Dentures from Kevin C. Lucky, DDS PLLC

Replacing Lost Teeth With Full or Partial Dentures

Dentures are custom-made replacements for missing teeth and can be taken out and put back into your mouth. While dentures take some getting used to and will never feel exactly the same as natural teeth, today’s dentures are natural looking and more comfortable than ever.

How Do Dentures Work?

With full dentures, a flesh-colored acrylic base fits over your gums. The base of the upper denture covers the palate (the roof of your mouth), while that of the lower denture is shaped like a horseshoe to accomodate your tongue.

Dentures are custom-made in a dental laboratory from impressions taken of your mouth. Your dentist will determine which type of dentures described below is best for you.

What Are the Benefits of Dentures?

Replacing missing teeth will help to improve your appearance and smile. Without support from dentures, facial muscles sag making a person look older. What’s more, dentures will help you eat and speak more comfortably – things that people often take for granted until their natural teeth are lost.

Do You Need Dentures? Discover the Differences

There are two main types of dentures: full and partial. Your dentist will help you choose the type of denture that is best for you based on whether some or all of your teeth are going to be replaced and the cost involved.


A conventional full denture is made and placed in a patient’s mouth after the remaining teeth are removed and tissues have healed, which may take several months. An immediate complete denture is inserted as soon as the remaining teeth are removed. The dentist takes measurements and makes models of the patient’s jaws during a preliminary visit. With immediate dentures, the denture wearer does not have to be without teeth during the healing period.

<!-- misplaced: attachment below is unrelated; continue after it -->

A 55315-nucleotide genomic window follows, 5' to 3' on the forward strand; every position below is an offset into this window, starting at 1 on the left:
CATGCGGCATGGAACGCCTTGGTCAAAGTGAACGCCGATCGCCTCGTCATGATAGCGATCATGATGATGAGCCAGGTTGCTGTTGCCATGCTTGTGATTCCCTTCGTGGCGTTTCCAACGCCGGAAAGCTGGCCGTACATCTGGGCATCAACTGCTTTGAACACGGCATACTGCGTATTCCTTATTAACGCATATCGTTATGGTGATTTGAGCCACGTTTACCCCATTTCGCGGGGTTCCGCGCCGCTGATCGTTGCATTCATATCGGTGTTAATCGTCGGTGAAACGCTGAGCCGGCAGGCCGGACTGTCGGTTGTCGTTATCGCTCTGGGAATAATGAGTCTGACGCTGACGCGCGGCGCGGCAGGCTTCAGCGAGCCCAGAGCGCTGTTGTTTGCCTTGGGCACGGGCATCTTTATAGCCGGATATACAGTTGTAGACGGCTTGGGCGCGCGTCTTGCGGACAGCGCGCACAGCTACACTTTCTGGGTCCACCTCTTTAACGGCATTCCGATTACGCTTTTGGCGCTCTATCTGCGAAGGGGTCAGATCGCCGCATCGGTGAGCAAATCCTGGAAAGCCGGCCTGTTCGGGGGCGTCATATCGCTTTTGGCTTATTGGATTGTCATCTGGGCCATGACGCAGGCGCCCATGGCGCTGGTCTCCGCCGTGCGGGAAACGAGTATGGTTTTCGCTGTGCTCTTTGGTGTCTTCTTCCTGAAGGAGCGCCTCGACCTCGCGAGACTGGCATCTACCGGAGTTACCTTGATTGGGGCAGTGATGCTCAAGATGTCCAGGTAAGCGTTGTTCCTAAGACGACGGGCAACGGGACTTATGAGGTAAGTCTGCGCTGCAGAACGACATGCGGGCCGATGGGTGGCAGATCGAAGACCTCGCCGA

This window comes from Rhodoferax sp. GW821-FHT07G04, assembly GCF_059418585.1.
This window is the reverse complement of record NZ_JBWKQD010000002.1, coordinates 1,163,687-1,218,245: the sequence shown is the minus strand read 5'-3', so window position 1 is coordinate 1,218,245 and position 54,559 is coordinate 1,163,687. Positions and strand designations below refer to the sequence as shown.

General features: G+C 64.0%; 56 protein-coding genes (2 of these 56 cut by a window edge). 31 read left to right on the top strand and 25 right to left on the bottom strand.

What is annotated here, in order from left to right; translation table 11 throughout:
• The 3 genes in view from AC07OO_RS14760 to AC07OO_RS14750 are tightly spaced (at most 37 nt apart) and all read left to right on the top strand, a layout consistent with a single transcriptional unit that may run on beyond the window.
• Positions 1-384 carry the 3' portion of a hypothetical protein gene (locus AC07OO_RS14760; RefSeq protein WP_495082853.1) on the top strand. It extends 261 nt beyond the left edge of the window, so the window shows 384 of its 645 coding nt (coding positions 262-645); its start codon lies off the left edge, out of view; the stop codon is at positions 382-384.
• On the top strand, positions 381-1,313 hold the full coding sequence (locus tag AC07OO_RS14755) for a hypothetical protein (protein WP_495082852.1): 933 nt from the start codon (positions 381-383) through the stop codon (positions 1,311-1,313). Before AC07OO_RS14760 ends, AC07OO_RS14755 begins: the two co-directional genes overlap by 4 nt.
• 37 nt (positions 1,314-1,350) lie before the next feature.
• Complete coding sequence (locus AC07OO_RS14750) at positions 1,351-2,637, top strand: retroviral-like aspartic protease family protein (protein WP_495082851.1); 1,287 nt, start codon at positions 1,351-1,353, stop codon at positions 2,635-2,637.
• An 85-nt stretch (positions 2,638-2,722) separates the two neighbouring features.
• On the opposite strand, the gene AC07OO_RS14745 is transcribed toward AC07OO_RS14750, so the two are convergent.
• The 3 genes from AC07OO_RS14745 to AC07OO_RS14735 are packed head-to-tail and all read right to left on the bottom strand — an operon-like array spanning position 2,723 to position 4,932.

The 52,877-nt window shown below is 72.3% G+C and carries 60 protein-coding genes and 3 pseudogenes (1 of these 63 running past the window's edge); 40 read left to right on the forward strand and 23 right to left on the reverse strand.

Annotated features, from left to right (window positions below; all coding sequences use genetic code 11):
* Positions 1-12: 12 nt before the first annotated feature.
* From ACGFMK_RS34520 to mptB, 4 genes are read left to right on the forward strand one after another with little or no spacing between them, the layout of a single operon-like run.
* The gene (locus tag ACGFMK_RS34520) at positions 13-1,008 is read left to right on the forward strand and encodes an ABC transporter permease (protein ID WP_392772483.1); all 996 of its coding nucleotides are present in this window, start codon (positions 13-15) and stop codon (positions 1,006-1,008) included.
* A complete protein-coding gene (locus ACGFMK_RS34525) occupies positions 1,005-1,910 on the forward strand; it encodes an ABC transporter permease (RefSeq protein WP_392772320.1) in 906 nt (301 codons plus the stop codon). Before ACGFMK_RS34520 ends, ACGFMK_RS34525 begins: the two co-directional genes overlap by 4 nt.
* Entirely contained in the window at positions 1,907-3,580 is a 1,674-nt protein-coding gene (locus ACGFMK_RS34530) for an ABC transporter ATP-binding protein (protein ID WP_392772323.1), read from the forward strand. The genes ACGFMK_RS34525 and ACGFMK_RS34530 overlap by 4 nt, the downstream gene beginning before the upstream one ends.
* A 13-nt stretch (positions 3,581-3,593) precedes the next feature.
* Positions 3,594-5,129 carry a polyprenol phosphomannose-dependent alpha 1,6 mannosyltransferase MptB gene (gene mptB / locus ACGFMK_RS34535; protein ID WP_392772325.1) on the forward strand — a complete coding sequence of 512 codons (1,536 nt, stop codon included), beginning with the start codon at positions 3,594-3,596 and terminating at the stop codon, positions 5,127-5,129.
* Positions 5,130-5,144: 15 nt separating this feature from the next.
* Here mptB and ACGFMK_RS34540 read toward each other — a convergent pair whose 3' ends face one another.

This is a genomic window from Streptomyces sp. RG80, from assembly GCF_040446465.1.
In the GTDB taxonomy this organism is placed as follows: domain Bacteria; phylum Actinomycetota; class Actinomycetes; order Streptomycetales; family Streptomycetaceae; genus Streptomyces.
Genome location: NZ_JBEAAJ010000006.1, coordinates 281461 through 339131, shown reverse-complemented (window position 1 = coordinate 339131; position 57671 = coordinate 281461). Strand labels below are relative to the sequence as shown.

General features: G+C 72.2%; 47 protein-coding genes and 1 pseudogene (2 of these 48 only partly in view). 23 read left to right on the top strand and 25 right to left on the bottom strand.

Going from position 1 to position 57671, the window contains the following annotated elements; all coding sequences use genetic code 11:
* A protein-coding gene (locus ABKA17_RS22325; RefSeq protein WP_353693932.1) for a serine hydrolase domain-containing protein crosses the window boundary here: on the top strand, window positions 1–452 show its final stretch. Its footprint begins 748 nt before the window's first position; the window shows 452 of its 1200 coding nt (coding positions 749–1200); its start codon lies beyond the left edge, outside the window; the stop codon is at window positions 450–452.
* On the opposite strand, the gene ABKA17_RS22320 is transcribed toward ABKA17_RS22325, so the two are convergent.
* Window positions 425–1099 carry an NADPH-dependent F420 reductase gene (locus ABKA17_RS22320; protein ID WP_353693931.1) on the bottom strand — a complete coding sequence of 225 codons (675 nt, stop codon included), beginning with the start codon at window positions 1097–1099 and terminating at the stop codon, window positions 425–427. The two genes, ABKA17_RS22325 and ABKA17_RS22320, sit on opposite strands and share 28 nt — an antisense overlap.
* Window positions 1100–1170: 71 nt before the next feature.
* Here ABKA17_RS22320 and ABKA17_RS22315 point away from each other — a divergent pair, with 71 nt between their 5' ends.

A partial denture is designed to cover all or part of a group of teeth that are missing. These may also be considered bridges, if the denture covers less than a full arch of teeth. A partial denture rests on a metal framework that attaches to your natural teeth. Sometimes crowns are placed on some of your natural teeth and serve as anchors for the denture. Partial dentures offer a removable alternative bridges.

Differences Between Traditional & Implant-Supported Dentures

The main difference between dentures and ones that are supported by implants is the amount of security in how they are held in the mouth. Traditional dentures sit on top of the gum line. Over time, patients experience varying degrees of effectiveness and wear. Some feel discomfort or may choose not to use one.

Adjusting to & Caring for Dentures May Take Time

Over time, your dentures will need to be reclined, remade, or rebased as a result of normal wear. Rebasing requires making a new base while keeping the existing denture teeth. As you age, your mouth naturally changes shape. These changes cause your dentures to loosen, making chewing difficult and irritating your gums. At a minimum, you should see your dentist annually for a checkup. More tips to help you care for dentures include:

  • When handling dentures, stand over a folded towel or basin of water. Dentures are delicate and may break if dropped.
  • Don’t let dentures dry out. Place them in a denture cleanser soaking solution or in plain water when you’re not wearing them. Never use hot water, which can cause dentures to warp.
  • Brushing dentures daily will remove food and dental plaque and help prevent them from becoming stained. An ultrasonic cleaner may be used to care for dentures, but it does not replace a thorough daily brushing.
  • Brush your gums, tongue, and palate every morning with a soft-bristled brush before you insert your dentures. This stimulates circulation in your tissues and helps remove plaque.
  • See your dentist if dentures break, chip, crack, or become loose. Don’t be tempted to adjust them yourself – this can damage them beyond repair.

Be sure to contact Kevin C. Lucky, DDS PLLC for a consultation about dentures, their care, or if you have any other questions. We are here for you in Beckley, Summersville, and Webster Springs.